Dengue in Key West? Florida's Dirty Little Secret?
On July 23, 2010 “Dengue Fever? What About It, Key West Says” appeared in the New York Times (http://www.nytimes.com/2010/07/24/health/24dengue.html?_r=1&emc=eta1). The article illustrates the dilemma facing Florida Keys Mosquito Control District (FKMCD) and the Monroe County Health Department (MCHD) in combating the Key West dengue outbreak. The article states that tourists have asked about false rumors that Key West is being evacuated due to dengue and there have been concerns that information about the outbreak provided by the U. S. Centers for Disease Control (CDC Health Advisory 000315) are alarmist that could adversely influence tourism that is vital to the local economy. A July 24, 2010 St. Petersburg Times article “Officials say there is no dengue fever epidemic in Key West” (http://www.tampabay.com/incoming/officials-saythere-is-no-dengue-fever-epidemic-in-key-west/1110846) states that business leaders are unsettled by the way CDC has publicized the dengue cases in Key West. Why the confusion?
|Fig. 1 Ant guards on plants at the old Ancon Hospital,
Panama. From: Le Prince, Joseph A. 1916. Mosquito control in
Panama: the eradication of malaria and yellow fever in Cuba
and Panama. New York: G.P. Putnam's Sons.
Elsewhere (Tabachnick, WJ. 2010. Florida’s third rail: Declaration of a Medical Illness Threat, BuzzWords 10(2):10-11) the possibility was raised that decisions concerning protecting the public against dengue may be influenced by concerns about the impact on the tourist economy. The news articles unfortunately validate that there is tension between providing warnings to the public about precautions needed to reduce transmission and risk, yet avoid alarming the public to protect tourism so vital to the economy.
The FKMCD continues mosquito control against Aedes aegypti using all available means at its disposal. This has included public service announcements also being provided through MCHD, home visitations to provide information to reduce risk and to eliminate Ae. aegypti larval habitats, adulticiding, larviciding and setting out thousands of lethal oviptraps to kill egg laying Ae. aegypti. The efforts are prodigious and require a substantial amount of the FKMCD’s funds. Aedes aegypti control is a very tall order. Unfortunately the public may believe that Florida mosquito control, so effective controlling other Florida mosquito pests, will also control Ae. aegypti in Key West thereby stopping dengue. However, unlike the Florida mosquitoes that FKMCD is so effective against, Ae. aegypti resides inside buildings, use artificial human water storage containers for larval development, bites 24/7 and prefers humans as hosts, resulting in reduced effectiveness of many of mosquito control’s successful tactics. The massive number of yellow fever cases during the French effort to build a Panama canal in the latter part of the 19th century were in part the result of the numerous larval habitats for Ae. aegypti created by the French themselves. Fig. 1 shows the water pots surrounding trees to discourage climbing ants at the French built hospital treating yellow fever in Panama. The pots were later removed by U. S. sanitation workers who knew yellow fever was transmitted by Ae. aegypti inhabiting such containers. What if the hospital had refused to change this practice? It is long established that successful Ae. aegypti control demands an aggressive community-based approach that enlists homeowners and businesses to avoid mosquitoes, to protect themselves and their families, and to eliminate larval habitats.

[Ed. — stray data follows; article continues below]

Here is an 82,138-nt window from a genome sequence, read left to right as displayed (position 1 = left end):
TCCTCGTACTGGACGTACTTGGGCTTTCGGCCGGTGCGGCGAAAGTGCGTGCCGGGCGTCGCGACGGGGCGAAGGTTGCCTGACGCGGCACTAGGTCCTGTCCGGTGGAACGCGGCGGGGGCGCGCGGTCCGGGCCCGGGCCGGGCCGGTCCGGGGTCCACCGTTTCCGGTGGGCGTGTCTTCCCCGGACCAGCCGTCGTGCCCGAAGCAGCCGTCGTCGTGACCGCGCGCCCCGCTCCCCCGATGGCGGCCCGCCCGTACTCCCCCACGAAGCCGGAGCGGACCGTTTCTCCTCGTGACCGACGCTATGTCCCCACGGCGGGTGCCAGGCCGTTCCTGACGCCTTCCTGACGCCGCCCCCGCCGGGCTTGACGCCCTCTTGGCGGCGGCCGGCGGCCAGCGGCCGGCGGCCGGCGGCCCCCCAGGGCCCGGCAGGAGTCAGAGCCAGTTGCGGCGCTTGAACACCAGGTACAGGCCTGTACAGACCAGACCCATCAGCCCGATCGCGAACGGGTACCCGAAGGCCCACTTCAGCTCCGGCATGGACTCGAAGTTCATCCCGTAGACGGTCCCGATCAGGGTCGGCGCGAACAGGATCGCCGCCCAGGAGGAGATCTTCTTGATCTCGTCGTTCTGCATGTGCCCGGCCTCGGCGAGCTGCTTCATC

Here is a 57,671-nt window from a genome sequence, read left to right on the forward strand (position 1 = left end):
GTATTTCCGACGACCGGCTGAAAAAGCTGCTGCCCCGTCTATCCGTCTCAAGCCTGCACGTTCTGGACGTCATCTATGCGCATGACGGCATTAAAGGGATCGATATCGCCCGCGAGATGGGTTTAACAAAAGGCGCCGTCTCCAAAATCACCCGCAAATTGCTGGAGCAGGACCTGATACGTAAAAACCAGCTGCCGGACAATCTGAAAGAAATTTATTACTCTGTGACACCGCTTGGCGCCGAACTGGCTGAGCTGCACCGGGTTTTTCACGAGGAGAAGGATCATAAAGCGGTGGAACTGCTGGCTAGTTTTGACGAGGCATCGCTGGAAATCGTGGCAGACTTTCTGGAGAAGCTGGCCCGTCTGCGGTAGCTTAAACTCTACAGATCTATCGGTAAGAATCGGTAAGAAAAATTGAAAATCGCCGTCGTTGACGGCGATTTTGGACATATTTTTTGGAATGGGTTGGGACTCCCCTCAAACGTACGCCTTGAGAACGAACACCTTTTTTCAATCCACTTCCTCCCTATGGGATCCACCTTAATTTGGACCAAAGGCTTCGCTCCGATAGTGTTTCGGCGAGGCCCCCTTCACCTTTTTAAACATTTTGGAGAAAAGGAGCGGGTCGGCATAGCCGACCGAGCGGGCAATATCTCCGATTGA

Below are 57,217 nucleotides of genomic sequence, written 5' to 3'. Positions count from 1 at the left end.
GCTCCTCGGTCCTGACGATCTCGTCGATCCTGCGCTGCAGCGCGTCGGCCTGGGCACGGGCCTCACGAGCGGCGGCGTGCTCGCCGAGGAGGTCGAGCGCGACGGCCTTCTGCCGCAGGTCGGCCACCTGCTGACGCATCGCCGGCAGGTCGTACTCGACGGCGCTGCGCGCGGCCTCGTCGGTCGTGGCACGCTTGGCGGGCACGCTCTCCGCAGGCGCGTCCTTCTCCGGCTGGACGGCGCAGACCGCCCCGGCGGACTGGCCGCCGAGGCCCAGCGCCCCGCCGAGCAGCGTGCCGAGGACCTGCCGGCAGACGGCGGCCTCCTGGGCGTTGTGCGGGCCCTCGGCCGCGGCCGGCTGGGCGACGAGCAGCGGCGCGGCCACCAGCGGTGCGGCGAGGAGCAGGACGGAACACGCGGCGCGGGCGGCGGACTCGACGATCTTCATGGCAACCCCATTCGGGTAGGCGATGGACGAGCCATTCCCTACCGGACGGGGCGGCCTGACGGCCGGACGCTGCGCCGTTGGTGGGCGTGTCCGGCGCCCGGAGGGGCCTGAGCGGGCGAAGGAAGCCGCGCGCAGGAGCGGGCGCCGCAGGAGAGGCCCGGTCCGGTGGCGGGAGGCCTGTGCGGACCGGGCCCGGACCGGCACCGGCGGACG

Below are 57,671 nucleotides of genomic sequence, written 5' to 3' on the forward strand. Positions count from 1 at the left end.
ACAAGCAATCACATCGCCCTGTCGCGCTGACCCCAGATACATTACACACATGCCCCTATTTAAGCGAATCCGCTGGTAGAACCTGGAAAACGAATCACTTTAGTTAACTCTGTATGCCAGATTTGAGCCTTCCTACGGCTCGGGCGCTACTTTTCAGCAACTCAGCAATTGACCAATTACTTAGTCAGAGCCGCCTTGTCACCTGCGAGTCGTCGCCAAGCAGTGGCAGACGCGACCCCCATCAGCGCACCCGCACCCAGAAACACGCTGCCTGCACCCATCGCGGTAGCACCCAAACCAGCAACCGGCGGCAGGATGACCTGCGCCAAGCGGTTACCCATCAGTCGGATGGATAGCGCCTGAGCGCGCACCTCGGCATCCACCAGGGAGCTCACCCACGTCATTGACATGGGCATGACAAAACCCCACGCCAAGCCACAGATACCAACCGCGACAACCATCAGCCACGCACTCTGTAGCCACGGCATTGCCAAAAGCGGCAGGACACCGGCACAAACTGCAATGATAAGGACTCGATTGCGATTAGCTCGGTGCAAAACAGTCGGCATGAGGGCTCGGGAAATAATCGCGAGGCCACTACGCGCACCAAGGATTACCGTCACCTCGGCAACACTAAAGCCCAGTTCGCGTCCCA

The Key West dengue outbreak of 2009-2010 has, so far, been confined to only the Old Town section (est.
|Fig 2. "If I had a world of my own, everything would be
nonsense. Nothing would be what it is, because
everything would be what it isn't. And contrary wise,
what is, it wouldn't be. And what it wouldn't be, it
would. You see? — The Mad Hatter"
population 6000) of Key West. The CDC and the MCHD are both right and wrong in their interpretations of the CDC serosurvey. The CDC serosurvey shows about 5% of the targeted population had a recent dengue infection in 2009. The MCHD is correct that the number of people infected is not 1000. CDC used the population size of Key West of 20,000 when the samples were obtained only from Old Town residents. Using the correct population size of Old Town, provides an estimated 300 dengue infections, not 1000. Should this smaller number give cause for complacency? The incidence of dengue infection in Old Town in 2009 was roughly 50/1000, the incidence of actual cases was about 4/1000. This incidence, though likely inflated by about 20% since a portion of the cases are tourists, is commensurate with dengue epidemics elsewhere in the world and would result in approximately 100,000 dengue infections and 8000 cases in Miami-Dade County in the unlikely event of equal exposure in the region! As of July 30, 2010 the incidence of actual cases of dengue in Old Town was already 4/1000! Based on the CDC serosurvey about 600 people or 1 in 10 Key West residents have been infected with dengue serotype 1 in 2009- 2010 creating for a more dangerous situation should a different serotype enter!